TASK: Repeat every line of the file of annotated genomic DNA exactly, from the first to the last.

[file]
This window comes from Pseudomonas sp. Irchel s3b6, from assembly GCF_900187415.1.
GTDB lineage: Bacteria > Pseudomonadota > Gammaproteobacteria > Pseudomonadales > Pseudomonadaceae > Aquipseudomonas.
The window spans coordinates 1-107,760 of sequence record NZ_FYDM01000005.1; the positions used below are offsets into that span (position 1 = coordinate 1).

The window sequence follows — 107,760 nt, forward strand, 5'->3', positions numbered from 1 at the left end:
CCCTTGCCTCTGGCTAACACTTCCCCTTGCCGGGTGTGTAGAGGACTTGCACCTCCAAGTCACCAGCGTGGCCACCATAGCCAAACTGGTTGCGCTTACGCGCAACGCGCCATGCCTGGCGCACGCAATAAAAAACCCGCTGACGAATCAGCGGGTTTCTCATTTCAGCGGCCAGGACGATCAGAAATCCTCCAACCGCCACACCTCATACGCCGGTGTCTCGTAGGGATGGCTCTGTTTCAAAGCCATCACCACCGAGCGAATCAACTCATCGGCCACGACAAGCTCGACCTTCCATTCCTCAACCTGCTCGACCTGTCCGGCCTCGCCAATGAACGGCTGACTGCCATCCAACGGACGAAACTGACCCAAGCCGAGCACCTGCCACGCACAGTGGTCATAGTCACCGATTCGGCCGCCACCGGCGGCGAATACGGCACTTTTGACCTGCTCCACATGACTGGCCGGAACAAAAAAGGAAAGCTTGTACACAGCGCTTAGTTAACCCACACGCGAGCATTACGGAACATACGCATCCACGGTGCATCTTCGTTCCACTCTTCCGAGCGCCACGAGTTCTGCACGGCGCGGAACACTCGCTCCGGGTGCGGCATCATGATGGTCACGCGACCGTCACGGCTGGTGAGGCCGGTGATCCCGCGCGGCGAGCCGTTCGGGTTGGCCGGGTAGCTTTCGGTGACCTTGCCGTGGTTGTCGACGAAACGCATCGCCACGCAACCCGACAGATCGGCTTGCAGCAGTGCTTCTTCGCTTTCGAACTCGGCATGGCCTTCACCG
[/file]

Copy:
This window comes from Pseudomonas sp. Irchel s3b6, from assembly GCF_900187415.1.
GTDB lineage: Bacteria > Pseudomonadota > Gammaproteobacteria > Pseudomonadales > Pseudomonadaceae > Aquipseudomonas.
The window spans coordinates 1-107,760 of sequence record NZ_FYDM01000005.1; the positions used below are offsets into that span (position 1 = coordinate 1).

The window sequence follows — 107,760 nt, forward strand, 5'->3', positions numbered from 1 at the left end:
CCCTTGCCTCTGGCTAACACTTCCCCTTGCCGGGTGTGTAGAGGACTTGCACCTCCAAGTCACCAGCGTGGCCACCATAGCCAAACTGGTTGCGCTTACGCGCAACGCGCCATGCCTGGCGCACGCAATAAAAAACCCGCTGACGAATCAGCGGGTTTCTCATTTCAGCGGCCAGGACGATCAGAAATCCTCCAACCGCCACACCTCATACGCCGGTGTCTCGTAGGGATGGCTCTGTTTCAAAGCCATCACCACCGAGCGAATCAACTCATCGGCCACGACAAGCTCGACCTTCCATTCCTCAACCTGCTCGACCTGTCCGGCCTCGCCAATGAACGGCTGACTGCCATCCAACGGACGAAACTGACCCAAGCCGAGCACCTGCCACGCACAGTGGTCATAGTCACCGATTCGGCCGCCACCGGCGGCGAATACGGCACTTTTGACCTGCTCCACATGACTGGCCGGAACAAAAAAGGAAAGCTTGTACACAGCGCTTAGTTAACCCACACGCGAGCATTACGGAACATACGCATCCACGGTGCATCTTCGTTCCACTCTTCCGAGCGCCACGAGTTCTGCACGGCGCGGAACACTCGCTCCGGGTGCGGCATCATGATGGTCACGCGACCGTCACGGCTGGTGAGGCCGGTGATCCCGCGCGGCGAGCCGTTCGGGTTGGCCGGGTAGCTTTCGGTGACCTTGCCGTGGTTGTCGACGAAACGCATCGCCACGCAACCCGACAGATCGGCTTGCAGCAGTGCTTCTTCGCTTTCGAACTCGGCATGGCCTTCACCG